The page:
Secure Trust Bank, United Bank UK and Bank of London & The Middle East’s three-year fixed accounts beat all but two five-year fixed-term accounts. Bank of London & The Middle East’s three-year account even beats its own four and five-year rates.

Note that half of these are from Islamic Banks, and pay an Expected Profit Rate (EPR) rather than a rate of interest in order to be Sharia-compliant. This means the bank pays customers a percentage of its profits, and while the rate is not guaranteed, we’ve never heard of instances where Islamic banks have paid less than the advertised EPR in the UK.

What are the top rates if you have less than £1,000 to save?

It’s clear that those with less than £1,000 to save are going to miss out on the highest rates right now.

According to Moneyfacts data, of the 764 fixed-term savings and cash Isa accounts currently on the market, just 376 allow a minimum initial deposit of less than £1,000 – that’s just under half.

The table below shows the top-rate accounts available nationwide that require a minimum initial deposit of less than £1,000.

Account AER Terms
Masthaven Bank 5-Year Fixed-Term Bond 2.05% £500 minimum initial deposit.
Metro Bank 3-Year Fixed-Term Savings Account 1.95% £500 minimum initial deposit.
Masthaven Bank 3-Year Fixed-Term Bond 1.9% £500 minimum initial deposit.
Metro Bank 5-Year Fixed-Rate Cash Isa 1.85% £500 minimum initial deposit.
Ford Money Fixed Saver 2-Year 1.8% £500 minimum initial deposit.

Source: Moneyfacts. Correct 6 December 2019, but rates are subject to change.

These accounts still require a minimum of £500 to be paid in, so those with less than that will have to take another interest rate hit.

The top rate here is 0.32% short of the market-leading rate in the previous table, and 0.05% less than the tenth-highest rate.

You should also note that you’d need to lock your money away for five years to get the 2.05% AER, which can be beaten by a two-year rate if you had £1,000 to save.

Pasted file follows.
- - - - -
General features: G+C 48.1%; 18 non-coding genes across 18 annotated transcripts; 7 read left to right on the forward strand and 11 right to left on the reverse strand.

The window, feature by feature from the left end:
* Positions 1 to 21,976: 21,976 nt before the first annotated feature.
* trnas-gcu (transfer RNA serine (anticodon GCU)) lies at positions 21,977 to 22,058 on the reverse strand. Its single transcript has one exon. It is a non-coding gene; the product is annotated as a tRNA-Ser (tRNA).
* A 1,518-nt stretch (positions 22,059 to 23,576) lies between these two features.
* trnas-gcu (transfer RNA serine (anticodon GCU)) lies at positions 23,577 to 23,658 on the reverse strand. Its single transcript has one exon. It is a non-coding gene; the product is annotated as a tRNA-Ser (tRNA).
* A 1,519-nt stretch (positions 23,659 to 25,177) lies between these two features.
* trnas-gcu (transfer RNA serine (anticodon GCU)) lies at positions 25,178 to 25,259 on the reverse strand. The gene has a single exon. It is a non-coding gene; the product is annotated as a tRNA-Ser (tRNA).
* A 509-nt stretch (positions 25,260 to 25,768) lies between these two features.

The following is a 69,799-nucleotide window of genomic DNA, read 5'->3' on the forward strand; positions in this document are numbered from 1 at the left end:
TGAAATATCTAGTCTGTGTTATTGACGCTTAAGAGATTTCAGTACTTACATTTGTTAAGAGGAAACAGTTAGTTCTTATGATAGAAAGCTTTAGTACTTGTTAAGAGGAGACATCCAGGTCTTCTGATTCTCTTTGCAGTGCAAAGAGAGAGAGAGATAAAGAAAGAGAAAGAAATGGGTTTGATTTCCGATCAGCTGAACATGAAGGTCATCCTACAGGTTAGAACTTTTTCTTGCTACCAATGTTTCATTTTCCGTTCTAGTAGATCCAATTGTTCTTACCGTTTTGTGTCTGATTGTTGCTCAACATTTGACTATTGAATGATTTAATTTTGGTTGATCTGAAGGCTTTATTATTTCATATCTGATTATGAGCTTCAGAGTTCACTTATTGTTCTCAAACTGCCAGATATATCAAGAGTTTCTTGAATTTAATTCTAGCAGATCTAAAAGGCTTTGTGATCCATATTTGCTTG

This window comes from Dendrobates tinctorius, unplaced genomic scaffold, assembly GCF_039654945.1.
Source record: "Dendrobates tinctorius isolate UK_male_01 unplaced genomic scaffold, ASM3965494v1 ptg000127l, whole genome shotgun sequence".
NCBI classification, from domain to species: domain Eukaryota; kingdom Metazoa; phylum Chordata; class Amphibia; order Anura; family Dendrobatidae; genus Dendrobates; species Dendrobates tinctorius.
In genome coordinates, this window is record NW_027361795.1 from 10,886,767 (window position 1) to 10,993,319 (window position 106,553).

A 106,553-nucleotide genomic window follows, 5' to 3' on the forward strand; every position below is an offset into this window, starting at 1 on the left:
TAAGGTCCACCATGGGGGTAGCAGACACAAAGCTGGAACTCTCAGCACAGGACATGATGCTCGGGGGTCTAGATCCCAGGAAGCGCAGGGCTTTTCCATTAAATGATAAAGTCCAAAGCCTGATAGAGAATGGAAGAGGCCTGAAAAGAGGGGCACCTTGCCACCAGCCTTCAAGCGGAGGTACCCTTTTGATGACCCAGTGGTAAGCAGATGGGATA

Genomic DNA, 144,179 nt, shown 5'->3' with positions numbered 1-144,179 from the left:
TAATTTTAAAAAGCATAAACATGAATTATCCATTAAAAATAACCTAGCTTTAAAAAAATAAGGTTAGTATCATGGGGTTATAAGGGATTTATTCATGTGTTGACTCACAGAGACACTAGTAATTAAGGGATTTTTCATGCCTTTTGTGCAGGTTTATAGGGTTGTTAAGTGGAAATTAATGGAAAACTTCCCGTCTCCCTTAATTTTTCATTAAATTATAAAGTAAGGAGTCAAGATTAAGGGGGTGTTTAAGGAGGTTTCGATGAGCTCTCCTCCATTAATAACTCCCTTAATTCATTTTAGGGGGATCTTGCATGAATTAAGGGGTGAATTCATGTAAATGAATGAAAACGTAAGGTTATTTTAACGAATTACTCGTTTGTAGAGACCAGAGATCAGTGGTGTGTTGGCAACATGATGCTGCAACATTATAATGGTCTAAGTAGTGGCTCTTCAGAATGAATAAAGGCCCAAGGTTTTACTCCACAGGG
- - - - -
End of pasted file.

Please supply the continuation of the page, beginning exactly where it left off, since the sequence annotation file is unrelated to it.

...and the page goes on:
The Metro Bank five-year Isa is the only account that’s among the top rates for its term, yet it can still easily be beaten by several five-year savings accounts. That being said, it does benefit from being tax-free, as interest earned in an Isa does not count towards your personal savings allowance.

How to boost your savings pot

If you’ve got a modest savings pot and want to boost it to unlock the market-leading rates you might want to look into getting a regular savings account.

The best regular savers pay up to 3% AER and allow you to pay in between £10 and £300 a month. This means if you can save the full amount you could build up a nest egg of up to £3,600 in one year.

To find the extra cash to put aside take a look at our guides 50 ways to make money and 50 ways to save money.

Which? Limited is an Introducer Appointed Representative of Which? Financial Services Limited, which is authorised and regulated by the Financial Conduct Authority (FRN 527029). Which? Money Compare is a trading name of Which? Financial Services Limited.

Please note that the information in this article is for information purposes only and does not constitute advice. Please refer to the particular terms & conditions of a provider before committing to any financial products.

Categories: Money, Savings & Isas